NAL issued to Westlink for HAC Reporting Violation
Federal Communications Commission
Federal Communications Commission
Washington, D.C. 20554)
In the Matter of
File No.: EB-SED-14-000133421
Westlink Communications, LLC,
NAL/Acct. No.: 201432100008
a wholly-owned subsidiary of
United Wireless Communications, Inc.
NOTICE OF APPARENT LIABILITY FOR FORFEITURE
Adopted: February 12, 2014Released: February 12, 2014
By the Chief, Spectrum Enforcement Division, Enforcement Bureau:
In this Notice of Apparent Liability for Forfeiture, we propose a forfeiture in the amount
of five thousand dollars ($5,000) against Westlink Communications, LLC, a wholly-owned subsidiary of
United Wireless Communications, Inc. (Westlink).2 We find that Westlink apparently willfully and
repeatedly violated the digital wireless handset hearing aid compatibility status report filing requirements
set forth in Section 20.19(i)(1) of the Commission’s rules (Rules).3
In the 2003 Hearing Aid Compatibility Order, the Commission adopted several measures
to enhance the ability of consumers with hearing loss to access digital wireless telecommunications.4 The
Commission established technical standards that digital wireless handsets must meet to be considered
1 The investigation initiated under File No. EB-SED-13-00012379 was subsequently assigned File No. EB-SED-14-
00013342. Any future correspondence with the Commission concerning this matter should refer to the new case
2 Westlink is a Tier III wireless service provider that provides service in Kansas. Tier III carriers are non-
nationwide wireless radio service providers with 500,000 or fewer subscribers as of the end of 2001. See Revision of
the Commission’s Rules to Ensure Compatibility with Enhanced 911 Emergency Calling Systems, Phase II
Compliance Deadlines for Non-Nationwide CMRS Carriers, Order to Stay, 17 FCC Rcd 14841, 14847–48, paras.
22–24 (2002). At the time Westlink’s hearing aid compatibility status report was due to be filed, Westlink was a
wholly-owned subsidiary of High Plains Telecommunications, Inc. (High Plains), which was a wholly-owned
subsidiary of the Pioneer Telephone Association, Inc. d/b/a Pioneer Communications. On August 28, 2013, the
Commission granted its consent to the transfer of control of Westlink from High Plains to United Wireless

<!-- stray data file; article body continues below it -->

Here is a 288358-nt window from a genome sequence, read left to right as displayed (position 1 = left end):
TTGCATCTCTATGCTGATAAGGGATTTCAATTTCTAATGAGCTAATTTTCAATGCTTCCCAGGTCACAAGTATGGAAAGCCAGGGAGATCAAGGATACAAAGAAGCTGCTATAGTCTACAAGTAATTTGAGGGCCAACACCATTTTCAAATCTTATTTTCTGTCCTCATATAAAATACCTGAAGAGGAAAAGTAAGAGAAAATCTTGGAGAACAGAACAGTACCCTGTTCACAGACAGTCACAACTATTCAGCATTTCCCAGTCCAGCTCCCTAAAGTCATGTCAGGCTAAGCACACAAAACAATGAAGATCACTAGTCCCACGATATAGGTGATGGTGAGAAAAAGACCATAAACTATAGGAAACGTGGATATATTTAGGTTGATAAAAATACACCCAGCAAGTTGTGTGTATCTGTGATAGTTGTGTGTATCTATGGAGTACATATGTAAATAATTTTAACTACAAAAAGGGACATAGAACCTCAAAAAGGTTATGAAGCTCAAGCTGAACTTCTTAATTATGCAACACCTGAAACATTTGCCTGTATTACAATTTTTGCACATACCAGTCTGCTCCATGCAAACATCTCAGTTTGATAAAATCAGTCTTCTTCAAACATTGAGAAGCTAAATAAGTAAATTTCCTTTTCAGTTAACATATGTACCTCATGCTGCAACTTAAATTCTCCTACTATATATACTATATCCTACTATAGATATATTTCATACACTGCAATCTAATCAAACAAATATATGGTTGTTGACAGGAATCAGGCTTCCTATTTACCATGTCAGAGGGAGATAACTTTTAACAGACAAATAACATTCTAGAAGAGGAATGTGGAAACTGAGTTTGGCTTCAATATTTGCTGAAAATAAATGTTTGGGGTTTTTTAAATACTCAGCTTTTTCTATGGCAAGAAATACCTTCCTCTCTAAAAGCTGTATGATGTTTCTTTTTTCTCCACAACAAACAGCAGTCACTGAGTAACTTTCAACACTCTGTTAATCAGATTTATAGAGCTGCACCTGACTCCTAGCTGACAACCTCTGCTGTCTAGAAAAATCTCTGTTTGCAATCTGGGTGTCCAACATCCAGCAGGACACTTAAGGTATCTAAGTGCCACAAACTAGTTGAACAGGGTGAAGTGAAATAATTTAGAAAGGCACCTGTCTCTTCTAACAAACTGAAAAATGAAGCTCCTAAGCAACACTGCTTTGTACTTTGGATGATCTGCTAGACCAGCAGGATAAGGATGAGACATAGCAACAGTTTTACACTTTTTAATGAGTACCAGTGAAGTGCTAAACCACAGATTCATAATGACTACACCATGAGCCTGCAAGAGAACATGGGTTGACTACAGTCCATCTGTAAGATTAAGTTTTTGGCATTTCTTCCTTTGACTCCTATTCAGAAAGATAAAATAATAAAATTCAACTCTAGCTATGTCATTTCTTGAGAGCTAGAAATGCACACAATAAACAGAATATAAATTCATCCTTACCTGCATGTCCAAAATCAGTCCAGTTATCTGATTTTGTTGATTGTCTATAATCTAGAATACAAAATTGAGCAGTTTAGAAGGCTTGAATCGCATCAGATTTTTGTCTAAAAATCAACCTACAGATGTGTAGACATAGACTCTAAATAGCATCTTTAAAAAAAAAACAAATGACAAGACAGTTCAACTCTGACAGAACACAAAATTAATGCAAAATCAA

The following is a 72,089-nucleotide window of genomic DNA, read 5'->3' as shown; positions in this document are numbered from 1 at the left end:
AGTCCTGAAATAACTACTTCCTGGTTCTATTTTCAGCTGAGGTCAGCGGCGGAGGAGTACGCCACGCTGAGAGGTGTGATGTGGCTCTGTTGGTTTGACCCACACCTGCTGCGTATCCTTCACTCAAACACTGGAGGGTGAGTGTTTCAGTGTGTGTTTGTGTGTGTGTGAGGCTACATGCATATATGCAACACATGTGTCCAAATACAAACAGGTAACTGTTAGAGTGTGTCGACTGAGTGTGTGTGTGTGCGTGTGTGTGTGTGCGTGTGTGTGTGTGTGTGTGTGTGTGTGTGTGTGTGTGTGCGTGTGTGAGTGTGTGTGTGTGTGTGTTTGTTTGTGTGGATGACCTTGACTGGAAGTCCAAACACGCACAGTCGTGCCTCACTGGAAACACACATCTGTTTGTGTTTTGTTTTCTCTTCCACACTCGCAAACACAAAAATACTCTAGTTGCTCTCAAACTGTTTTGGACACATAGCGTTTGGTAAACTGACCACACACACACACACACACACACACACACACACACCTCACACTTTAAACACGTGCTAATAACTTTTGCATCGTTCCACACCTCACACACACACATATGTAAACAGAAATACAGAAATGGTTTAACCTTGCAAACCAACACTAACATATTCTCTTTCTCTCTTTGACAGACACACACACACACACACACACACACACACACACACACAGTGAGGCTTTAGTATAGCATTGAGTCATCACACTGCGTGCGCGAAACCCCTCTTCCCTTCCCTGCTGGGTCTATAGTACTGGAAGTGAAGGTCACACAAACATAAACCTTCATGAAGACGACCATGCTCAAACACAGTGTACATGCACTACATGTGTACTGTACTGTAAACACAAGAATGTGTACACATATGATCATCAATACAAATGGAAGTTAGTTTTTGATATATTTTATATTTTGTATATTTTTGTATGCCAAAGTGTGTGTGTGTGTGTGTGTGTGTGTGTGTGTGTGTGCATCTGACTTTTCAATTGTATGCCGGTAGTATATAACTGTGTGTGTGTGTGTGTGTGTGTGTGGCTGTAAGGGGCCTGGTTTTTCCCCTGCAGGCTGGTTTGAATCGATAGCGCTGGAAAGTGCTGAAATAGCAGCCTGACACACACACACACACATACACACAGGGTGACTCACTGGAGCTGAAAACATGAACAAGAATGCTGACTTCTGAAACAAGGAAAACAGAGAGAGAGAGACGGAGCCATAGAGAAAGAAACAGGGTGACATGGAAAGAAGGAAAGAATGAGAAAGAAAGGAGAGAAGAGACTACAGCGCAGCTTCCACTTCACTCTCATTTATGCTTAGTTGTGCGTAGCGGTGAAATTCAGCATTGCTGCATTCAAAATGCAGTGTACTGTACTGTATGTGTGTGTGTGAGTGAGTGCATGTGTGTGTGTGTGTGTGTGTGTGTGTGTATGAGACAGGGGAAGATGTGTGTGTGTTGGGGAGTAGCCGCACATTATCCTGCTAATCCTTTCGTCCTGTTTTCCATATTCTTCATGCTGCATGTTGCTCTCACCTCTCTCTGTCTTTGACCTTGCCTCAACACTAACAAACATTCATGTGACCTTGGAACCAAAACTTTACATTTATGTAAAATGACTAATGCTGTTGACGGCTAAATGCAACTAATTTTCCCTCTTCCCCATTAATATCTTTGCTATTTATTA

Communications, Inc. (United Wireless). See Universal Licensing System File No. 0005651265, filed by United
Wireless Communications, Inc. (filed Mar. 21, 2013).
3 47 C.F.R. § 20.19(i)(1).
4 See Section 68.4(a) of the Commission’s Rules Governing Hearing Aid-Compatible Telephones, Report and Order,
18 FCC Rcd 16753 (2003), Erratum, 18 FCC Rcd 18047 (2003), Order on Reconsideration and Further Notice of
Proposed Rulemaking, 20 FCC Rcd 11221 (2005) (Hearing Aid Compatibility Order). The Commission adopted
these requirements for digital wireless telephones under the authority of the Hearing Aid Compatibility Act of 1988,
Pub. L. No. 100-394, 102 Stat. 976 (codified at 47 U.S.C. §§ 609 note, 610, 610 note).
Federal Communications Commission
DA 14- 192compatible with hearing aids operating in acoustic coupling and inductive coupling (telecoil) modes.5
Specifically, the Commission adopted a standard for radio frequency interference (the M3 rating) to
enable acoustic coupling between digital wireless phones and hearing aids operating in acoustic coupling
mode, and a separate standard (the T3 rating) to enable inductive coupling with hearing aids operating in
telecoil mode.6 In the 2008 Hearing Aid Compatibility First Report and Order, the Commission
established various deadlines by which manufacturers and service providers were required to offer
specified numbers of digital wireless handset models rated hearing aid-compatible.7
The Commission also adopted reporting requirements to ensure that it could monitor the
availability of hearing aid-compatible handsets and to provide valuable information to the public
concerning the technical testing and commercial availability of these handsets.8 The Commission initially
required manufacturers and digital wireless service providers to report every six months on efforts toward
compliance with the hearing aid compatibility requirements for the first three years of implementation,
and then annually thereafter through the fifth year of implementation.9 In its 2008 Hearing Aid
5 See Hearing Aid Compatibility Order, 18 FCC Rcd at 16777, 16779, paras. 56, 63; see also 47 C.F.R.
§ 20.19(b)(1)-(2). The Hearing Aid Compatibility Order described the acoustic coupling and inductive coupling
(telecoil) modes as follows:
In acoustic coupling mode, the microphone picks up surrounding sounds, desired and undesired,
and converts them into electrical signals. The electrical signals are amplified as needed and then
converted back into sound by the hearing aid speaker. In telecoil mode, with the microphone